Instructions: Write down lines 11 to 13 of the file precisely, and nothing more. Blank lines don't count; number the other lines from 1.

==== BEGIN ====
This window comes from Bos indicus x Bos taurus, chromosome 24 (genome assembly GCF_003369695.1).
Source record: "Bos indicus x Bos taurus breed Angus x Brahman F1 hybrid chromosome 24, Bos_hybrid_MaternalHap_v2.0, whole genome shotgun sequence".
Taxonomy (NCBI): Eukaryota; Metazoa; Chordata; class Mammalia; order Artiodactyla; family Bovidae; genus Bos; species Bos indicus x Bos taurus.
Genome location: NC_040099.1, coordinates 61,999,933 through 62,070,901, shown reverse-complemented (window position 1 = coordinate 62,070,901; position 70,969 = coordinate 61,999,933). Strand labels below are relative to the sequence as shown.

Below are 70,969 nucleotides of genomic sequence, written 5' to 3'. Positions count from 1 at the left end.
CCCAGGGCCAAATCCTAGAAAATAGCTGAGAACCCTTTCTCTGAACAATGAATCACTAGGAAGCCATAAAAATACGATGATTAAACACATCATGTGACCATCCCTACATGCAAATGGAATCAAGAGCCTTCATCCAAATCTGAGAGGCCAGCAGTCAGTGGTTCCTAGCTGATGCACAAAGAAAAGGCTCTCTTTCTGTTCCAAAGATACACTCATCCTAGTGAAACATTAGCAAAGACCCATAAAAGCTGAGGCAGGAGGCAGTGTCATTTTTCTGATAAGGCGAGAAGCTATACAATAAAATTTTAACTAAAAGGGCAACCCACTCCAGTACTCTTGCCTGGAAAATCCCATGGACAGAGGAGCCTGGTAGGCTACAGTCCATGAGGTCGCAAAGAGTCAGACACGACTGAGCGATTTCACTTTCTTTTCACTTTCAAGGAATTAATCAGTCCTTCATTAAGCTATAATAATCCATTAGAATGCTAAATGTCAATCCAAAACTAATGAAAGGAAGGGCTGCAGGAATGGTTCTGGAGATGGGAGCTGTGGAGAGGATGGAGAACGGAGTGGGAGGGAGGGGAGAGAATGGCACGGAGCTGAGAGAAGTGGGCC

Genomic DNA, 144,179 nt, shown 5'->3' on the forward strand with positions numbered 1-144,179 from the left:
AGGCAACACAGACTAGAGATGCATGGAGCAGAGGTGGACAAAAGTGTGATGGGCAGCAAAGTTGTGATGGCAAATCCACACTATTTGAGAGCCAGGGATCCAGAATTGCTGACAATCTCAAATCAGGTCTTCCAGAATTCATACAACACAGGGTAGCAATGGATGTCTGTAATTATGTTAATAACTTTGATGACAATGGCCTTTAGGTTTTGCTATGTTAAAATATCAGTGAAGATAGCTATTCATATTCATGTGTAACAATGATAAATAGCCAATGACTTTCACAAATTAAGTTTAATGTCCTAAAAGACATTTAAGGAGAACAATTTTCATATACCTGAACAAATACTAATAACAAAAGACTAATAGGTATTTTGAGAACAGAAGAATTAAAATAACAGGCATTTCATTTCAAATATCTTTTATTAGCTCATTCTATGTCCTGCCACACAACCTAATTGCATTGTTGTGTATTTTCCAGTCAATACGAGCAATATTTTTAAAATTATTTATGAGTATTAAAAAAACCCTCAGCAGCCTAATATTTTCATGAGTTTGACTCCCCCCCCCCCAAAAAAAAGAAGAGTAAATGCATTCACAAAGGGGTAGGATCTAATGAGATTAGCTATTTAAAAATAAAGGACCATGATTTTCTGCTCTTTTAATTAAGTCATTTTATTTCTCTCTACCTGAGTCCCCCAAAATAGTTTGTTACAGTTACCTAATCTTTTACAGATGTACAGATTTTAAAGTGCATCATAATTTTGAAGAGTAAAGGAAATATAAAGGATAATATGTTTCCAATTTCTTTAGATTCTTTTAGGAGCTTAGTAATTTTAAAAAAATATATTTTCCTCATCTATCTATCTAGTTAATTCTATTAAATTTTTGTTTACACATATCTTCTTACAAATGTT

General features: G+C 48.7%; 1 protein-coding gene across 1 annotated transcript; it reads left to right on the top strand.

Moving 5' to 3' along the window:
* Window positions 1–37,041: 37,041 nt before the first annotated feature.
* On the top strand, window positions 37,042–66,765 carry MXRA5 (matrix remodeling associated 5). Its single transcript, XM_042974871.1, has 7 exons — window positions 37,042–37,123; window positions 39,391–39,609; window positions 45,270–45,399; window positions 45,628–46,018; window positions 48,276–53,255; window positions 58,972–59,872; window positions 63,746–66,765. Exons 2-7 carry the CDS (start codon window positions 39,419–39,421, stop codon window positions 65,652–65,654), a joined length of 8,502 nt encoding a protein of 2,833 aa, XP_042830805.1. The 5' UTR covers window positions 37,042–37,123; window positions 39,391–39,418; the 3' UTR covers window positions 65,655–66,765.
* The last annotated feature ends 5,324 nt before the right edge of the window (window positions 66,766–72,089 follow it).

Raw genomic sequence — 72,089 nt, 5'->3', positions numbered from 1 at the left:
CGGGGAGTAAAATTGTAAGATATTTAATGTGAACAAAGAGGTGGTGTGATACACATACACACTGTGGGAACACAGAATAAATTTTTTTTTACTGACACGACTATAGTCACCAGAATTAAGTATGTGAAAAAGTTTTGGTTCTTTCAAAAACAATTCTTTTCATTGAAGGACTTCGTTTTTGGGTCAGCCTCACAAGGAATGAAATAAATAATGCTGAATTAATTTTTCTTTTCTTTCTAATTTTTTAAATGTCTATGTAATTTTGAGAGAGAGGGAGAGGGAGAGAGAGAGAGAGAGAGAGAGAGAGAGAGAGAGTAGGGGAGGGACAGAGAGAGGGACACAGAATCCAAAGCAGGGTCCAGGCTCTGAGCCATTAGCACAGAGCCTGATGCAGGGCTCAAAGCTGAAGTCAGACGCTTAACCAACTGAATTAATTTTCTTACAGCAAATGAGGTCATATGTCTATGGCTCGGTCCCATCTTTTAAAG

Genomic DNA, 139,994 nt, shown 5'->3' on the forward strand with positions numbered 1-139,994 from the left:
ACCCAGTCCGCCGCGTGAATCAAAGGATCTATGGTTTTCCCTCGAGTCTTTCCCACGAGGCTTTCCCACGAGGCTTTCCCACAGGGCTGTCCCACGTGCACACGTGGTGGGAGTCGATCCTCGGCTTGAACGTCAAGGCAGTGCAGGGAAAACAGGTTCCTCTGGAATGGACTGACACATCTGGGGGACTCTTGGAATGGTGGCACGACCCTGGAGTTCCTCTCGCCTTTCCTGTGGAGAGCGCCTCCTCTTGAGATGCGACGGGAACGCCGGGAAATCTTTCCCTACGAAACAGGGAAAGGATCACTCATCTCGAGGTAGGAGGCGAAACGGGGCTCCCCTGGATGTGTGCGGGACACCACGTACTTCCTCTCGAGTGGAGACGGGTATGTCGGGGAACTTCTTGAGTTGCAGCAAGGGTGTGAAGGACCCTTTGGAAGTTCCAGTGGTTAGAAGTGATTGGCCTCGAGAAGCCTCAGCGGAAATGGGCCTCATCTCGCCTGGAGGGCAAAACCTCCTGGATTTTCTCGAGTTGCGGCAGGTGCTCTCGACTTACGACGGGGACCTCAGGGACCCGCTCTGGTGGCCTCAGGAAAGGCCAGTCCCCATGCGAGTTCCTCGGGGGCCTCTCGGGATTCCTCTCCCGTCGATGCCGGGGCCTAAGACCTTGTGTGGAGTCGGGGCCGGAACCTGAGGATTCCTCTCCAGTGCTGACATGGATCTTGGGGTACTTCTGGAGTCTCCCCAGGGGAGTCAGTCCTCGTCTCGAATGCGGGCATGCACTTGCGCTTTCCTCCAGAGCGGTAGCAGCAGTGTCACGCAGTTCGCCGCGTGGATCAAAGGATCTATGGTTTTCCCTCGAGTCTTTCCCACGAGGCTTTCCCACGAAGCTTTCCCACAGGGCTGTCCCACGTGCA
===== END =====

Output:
* Window positions 1–37,041: 37,041 nt before the first annotated feature.
* On the top strand, window positions 37,042–66,765 carry MXRA5 (matrix remodeling associated 5). Its single transcript, XM_042974871.1, has 7 exons — window positions 37,042–37,123; window positions 39,391–39,609; window positions 45,270–45,399; window positions 45,628–46,018; window positions 48,276–53,255; window positions 58,972–59,872; window positions 63,746–66,765. Exons 2-7 carry the CDS (start codon window positions 39,419–39,421, stop codon window positions 65,652–65,654), a joined length of 8,502 nt encoding a protein of 2,833 aa, XP_042830805.1. The 5' UTR covers window positions 37,042–37,123; window positions 39,391–39,418; the 3' UTR covers window positions 65,655–66,765.
* The last annotated feature ends 5,324 nt before the right edge of the window (window positions 66,766–72,089 follow it).